In fact, that was the address at which Baird contacted Alt. And Baird got a reply. In the exchange, after hearing Baird’s initial complaint (excerpted above), Alt wrote:
Sorry you didn’t like the records we chose for you. Do you have any more info to give as to why? Unfortunately, we don’t accept returns on the records we’ve already sent you.
(Note the last sentence quoted there: “Unfortunately, we don’t accept returns on the records we’ve already sent you.” That obviously directly contradicts the original promise of, “Keep the [records] you love, return the ones that were eh.” However, by not accepting returns, VNYL successfully circumvent any violation of the first-sale doctrine.)
Baird wasn’t happy with the resolution as proposed by Alt, and said as much in a follow-up email: “I thought the whole point of VNYL was that it was the ‘Netflix of vinyl records.'”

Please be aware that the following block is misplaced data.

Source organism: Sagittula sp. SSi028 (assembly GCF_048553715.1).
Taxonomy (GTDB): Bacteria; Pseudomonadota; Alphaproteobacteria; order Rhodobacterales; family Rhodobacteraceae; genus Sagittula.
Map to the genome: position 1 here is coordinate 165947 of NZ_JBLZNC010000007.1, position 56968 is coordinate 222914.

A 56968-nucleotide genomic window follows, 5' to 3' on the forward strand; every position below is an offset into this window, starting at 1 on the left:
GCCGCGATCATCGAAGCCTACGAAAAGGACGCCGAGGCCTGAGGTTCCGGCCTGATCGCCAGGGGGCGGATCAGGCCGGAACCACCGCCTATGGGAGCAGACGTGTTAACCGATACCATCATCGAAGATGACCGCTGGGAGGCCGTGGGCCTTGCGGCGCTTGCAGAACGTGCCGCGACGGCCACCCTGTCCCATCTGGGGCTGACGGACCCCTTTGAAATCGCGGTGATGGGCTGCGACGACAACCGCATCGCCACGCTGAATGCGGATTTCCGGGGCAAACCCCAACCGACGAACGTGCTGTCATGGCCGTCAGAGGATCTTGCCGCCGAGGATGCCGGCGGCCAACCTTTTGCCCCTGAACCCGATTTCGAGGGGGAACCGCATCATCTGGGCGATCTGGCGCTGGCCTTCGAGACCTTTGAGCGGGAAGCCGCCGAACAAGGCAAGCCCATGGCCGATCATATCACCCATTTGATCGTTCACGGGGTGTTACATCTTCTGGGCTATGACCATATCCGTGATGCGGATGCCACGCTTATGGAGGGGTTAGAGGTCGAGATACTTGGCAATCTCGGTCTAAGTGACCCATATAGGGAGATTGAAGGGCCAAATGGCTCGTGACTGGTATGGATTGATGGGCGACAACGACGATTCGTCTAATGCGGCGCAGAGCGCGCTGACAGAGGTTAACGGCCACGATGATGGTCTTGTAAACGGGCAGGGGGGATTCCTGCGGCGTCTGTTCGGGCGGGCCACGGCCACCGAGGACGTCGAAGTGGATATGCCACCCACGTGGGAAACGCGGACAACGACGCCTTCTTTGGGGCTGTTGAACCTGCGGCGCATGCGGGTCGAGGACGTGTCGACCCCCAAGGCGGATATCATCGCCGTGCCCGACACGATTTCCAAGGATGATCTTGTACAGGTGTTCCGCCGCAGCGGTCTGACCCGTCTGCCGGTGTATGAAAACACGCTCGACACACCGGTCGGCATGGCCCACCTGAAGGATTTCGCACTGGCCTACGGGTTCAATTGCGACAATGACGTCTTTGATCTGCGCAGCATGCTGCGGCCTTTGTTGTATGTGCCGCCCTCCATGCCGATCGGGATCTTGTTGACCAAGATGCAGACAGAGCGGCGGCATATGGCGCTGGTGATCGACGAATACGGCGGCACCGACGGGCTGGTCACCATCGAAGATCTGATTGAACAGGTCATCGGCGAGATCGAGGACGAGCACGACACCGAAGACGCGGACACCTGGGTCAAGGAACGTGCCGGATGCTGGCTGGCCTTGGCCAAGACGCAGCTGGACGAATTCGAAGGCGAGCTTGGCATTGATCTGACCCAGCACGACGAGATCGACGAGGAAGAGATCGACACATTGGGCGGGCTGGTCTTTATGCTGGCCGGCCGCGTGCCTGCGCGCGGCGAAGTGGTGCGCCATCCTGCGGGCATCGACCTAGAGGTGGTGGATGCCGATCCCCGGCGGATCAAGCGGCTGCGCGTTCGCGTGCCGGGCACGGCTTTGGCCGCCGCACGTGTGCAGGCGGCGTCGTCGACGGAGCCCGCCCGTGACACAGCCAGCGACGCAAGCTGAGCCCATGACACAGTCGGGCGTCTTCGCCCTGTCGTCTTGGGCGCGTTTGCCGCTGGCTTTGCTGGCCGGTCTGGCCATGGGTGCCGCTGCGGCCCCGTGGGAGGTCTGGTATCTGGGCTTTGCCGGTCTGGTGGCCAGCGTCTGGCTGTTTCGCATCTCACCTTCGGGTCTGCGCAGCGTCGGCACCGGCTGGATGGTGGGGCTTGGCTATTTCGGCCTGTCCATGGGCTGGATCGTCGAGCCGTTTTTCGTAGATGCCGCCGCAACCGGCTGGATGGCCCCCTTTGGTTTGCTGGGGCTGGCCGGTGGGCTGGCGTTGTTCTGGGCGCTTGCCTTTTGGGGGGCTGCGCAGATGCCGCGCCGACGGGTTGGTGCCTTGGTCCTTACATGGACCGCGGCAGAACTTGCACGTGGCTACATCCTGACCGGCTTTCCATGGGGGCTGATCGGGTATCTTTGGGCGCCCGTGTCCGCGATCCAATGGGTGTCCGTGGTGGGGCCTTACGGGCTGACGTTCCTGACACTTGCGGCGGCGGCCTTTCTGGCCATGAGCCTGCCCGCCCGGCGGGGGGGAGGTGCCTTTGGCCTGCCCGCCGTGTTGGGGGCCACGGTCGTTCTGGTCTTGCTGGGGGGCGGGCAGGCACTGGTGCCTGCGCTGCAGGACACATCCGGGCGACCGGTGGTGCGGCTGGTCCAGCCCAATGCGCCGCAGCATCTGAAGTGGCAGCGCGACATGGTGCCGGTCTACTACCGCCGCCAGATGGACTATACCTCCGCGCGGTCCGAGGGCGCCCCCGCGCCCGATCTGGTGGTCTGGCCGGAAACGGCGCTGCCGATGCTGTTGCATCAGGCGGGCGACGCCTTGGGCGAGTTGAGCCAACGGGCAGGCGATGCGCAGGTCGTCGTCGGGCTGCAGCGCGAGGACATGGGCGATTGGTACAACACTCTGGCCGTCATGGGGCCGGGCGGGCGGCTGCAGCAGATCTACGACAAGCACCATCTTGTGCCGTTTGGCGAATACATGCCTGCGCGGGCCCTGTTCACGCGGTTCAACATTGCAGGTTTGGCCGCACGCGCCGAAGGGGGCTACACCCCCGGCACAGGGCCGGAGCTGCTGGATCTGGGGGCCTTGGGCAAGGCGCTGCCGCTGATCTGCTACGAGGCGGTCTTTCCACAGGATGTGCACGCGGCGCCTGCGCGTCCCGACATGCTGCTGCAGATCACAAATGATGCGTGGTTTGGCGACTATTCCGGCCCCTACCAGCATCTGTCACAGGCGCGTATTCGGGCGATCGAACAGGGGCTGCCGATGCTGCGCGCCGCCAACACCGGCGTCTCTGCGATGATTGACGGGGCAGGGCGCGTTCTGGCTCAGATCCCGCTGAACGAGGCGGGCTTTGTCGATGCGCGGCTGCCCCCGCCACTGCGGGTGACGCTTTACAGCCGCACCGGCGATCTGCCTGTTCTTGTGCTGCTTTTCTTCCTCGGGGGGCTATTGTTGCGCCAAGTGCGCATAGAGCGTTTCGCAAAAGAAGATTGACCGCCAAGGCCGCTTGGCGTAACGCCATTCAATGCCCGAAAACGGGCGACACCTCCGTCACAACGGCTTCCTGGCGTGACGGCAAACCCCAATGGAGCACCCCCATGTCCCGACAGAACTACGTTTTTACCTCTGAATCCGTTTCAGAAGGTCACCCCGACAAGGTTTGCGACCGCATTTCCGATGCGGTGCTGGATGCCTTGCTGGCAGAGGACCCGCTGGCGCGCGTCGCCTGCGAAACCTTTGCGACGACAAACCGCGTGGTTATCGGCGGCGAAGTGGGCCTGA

This prompted a second reply from the VNYL founder:
Sorry this wasn’t what you wanted. We really do try our best on every single member, so I thought you’d like those records…
We checked out your Discogs and thought the handful we picked were ones that would be cool to have alongside your current collection. I thought for sure we nailed it for you. But I get it, sometimes we just can’t seem to zero in on your tastes. Sorry about that. We obviously want you to love what you get from us … I’m guessing there’s someone else you might be friends with who might love getting vinyl from you even if these aren’t quite your style.
To that, Baird replied: